Solar and Lunar Eclipses
Experience an Eclipse
Science Place a lamp (the sun) in the center of a dark room. Attach a foam ball (the moon) to a pencil. Slowly move the ball around your head (Earth) to mimic the moon orbiting Earth. What happens when the moon passes directly between Earth and the sun?
The Solar Eclipse of 2017: Teacher Toolkit
WGBH and PBS LearningMedia have gathered information from trusted content partners into this Teacher Toolkit.
NASA Total Eclipse
Observe the moon! Make a Sun Funnel! Perform an eclipse dance! Take a Selfie with the sun! NASA invites you to experience the 2017 solar eclipse in many fun, creative, and challenging ways from family-friendly activities to sophisticated science projects. These activities have been designed to help engage your curiosity and challenge your mind.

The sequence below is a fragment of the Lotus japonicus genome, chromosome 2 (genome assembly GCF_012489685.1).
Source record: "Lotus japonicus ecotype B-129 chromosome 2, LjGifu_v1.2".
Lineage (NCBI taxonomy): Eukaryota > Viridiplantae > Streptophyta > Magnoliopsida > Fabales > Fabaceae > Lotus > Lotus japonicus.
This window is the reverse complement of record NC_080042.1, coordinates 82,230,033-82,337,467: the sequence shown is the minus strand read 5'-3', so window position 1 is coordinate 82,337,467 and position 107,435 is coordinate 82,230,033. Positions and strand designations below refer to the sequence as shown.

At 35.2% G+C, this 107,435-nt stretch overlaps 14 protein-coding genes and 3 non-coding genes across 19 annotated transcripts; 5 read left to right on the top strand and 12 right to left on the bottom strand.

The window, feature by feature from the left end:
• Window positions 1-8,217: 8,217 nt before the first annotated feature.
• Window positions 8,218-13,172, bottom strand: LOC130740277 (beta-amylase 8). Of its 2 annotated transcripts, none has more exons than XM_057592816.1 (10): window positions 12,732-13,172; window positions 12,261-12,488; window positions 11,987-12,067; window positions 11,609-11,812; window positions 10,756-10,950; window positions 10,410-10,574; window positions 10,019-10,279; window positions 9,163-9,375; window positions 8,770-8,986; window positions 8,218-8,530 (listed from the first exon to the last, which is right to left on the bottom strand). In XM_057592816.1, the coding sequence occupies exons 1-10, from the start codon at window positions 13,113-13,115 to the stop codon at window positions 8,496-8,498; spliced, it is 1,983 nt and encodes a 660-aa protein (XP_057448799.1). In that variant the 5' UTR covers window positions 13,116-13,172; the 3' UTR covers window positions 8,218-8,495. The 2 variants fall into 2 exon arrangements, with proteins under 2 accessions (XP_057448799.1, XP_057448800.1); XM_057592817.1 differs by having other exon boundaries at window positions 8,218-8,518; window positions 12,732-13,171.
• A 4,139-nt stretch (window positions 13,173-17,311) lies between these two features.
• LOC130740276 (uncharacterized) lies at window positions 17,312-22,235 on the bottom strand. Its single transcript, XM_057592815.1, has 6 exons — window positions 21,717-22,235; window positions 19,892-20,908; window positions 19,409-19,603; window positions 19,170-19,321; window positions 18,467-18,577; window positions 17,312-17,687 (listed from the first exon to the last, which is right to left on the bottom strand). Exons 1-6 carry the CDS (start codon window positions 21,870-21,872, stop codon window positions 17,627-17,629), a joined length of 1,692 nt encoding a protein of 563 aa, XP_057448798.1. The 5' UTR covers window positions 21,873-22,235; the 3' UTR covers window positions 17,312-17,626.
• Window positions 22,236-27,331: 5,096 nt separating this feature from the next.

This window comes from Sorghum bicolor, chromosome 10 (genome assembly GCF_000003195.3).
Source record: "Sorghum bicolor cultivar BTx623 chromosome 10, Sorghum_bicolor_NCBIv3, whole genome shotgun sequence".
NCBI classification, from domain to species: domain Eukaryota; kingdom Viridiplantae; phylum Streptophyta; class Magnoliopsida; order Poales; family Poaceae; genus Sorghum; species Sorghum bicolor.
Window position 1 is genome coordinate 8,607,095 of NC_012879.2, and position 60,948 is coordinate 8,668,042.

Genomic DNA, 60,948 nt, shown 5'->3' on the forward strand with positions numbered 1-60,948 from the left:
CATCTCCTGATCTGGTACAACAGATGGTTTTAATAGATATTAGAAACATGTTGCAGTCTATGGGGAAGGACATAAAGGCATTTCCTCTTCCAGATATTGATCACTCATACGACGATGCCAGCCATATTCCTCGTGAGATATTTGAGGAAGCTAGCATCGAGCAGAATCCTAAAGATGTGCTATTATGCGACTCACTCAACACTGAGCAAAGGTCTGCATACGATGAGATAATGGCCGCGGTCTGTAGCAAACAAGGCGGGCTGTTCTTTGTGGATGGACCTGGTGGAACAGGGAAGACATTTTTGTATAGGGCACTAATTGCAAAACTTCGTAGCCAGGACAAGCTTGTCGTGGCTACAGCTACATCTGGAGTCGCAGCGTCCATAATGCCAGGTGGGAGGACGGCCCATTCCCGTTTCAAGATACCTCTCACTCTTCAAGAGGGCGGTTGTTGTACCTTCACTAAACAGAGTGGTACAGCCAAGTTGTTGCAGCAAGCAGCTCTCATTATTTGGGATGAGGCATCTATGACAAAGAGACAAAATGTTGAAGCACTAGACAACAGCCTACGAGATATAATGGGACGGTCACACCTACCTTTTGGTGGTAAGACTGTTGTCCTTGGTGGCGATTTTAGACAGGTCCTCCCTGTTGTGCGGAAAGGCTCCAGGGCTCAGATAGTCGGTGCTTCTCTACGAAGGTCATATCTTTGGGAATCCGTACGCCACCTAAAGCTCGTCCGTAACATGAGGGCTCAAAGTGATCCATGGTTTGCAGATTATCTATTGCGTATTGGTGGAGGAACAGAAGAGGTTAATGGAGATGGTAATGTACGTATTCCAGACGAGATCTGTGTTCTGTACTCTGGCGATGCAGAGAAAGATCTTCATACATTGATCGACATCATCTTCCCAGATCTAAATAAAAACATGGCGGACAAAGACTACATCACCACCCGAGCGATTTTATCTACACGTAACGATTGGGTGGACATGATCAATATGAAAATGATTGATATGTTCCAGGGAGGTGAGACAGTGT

Have you ever seen the sun disappear? If so, you've watched a total eclipse! In this BrainPop movie, Tim and Moby will teach you all about what makes an eclipse happen. Discover the difference between a lunar eclipse and a solar eclipse as well as the difference between a total eclipse and a partial one. Find out the best way to watch an eclipse in action as well as what to be careful of while watching one.
Eclipse: Using a Classroom Model to Explore the Moon's Shadow
This lesson provides students with a concrete model of the Sun, Earth and Moon and their interaction during a solar eclipse. Students observe and manipulate the 3-D model and simulate the movement of these bodies during an eclipse.